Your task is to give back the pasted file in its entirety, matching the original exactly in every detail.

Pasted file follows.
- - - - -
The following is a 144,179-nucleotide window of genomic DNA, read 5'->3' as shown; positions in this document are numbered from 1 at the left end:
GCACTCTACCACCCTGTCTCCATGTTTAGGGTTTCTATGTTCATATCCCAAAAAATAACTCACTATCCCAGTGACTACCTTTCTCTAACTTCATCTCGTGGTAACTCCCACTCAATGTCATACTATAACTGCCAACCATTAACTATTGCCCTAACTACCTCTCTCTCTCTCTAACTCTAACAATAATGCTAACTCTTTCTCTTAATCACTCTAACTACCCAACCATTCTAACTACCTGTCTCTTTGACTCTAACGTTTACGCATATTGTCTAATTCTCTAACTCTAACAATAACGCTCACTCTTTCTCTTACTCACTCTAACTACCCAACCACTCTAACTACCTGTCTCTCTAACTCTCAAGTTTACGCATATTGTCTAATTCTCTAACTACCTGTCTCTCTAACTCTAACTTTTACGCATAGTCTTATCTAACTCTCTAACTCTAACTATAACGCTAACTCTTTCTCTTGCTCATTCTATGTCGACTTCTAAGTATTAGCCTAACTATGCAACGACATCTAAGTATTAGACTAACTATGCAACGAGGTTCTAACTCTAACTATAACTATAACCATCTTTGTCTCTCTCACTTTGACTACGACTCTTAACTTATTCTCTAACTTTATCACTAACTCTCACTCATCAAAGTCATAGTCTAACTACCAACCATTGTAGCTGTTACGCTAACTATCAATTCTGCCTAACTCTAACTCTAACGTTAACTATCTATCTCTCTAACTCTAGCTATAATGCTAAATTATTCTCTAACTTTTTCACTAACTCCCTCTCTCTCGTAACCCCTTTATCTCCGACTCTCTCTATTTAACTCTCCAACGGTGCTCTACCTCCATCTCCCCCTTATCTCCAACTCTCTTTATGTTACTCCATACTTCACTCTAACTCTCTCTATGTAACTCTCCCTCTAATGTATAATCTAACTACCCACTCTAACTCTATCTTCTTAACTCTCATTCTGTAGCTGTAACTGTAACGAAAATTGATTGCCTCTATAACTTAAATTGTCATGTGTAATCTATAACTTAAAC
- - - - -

The following is a 144,179-nucleotide window of genomic DNA, read 5'->3' as shown; positions in this document are numbered from 1 at the left end:
GCACTCTACCACCCTGTCTCCATGTTTAGGGTTTCTATGTTCATATCCCAAAAAATAACTCACTATCCCAGTGACTACCTTTCTCTAACTTCATCTCGTGGTAACTCCCACTCAATGTCATACTATAACTGCCAACCATTAACTATTGCCCTAACTACCTCTCTCTCTCTCTAACTCTAACAATAATGCTAACTCTTTCTCTTAATCACTCTAACTACCCAACCATTCTAACTACCTGTCTCTTTGACTCTAACGTTTACGCATATTGTCTAATTCTCTAACTCTAACAATAACGCTCACTCTTTCTCTTACTCACTCTAACTACCCAACCACTCTAACTACCTGTCTCTCTAACTCTCAAGTTTACGCATATTGTCTAATTCTCTAACTACCTGTCTCTCTAACTCTAACTTTTACGCATAGTCTTATCTAACTCTCTAACTCTAACTATAACGCTAACTCTTTCTCTTGCTCATTCTATGTCGACTTCTAAGTATTAGCCTAACTATGCAACGACATCTAAGTATTAGACTAACTATGCAACGAGGTTCTAACTCTAACTATAACTATAACCATCTTTGTCTCTCTCACTTTGACTACGACTCTTAACTTATTCTCTAACTTTATCACTAACTCTCACTCATCAAAGTCATAGTCTAACTACCAACCATTGTAGCTGTTACGCTAACTATCAATTCTGCCTAACTCTAACTCTAACGTTAACTATCTATCTCTCTAACTCTAGCTATAATGCTAAATTATTCTCTAACTTTTTCACTAACTCCCTCTCTCTCGTAACCCCTTTATCTCCGACTCTCTCTATTTAACTCTCCAACGGTGCTCTACCTCCATCTCCCCCTTATCTCCAACTCTCTTTATGTTACTCCATACTTCACTCTAACTCTCTCTATGTAACTCTCCCTCTAATGTATAATCTAACTACCCACTCTAACTCTATCTTCTTAACTCTCATTCTGTAGCTGTAACTGTAACGAAAATTGATTGCCTCTATAACTTAAATTGTCATGTGTAATCTATAACTTAAAC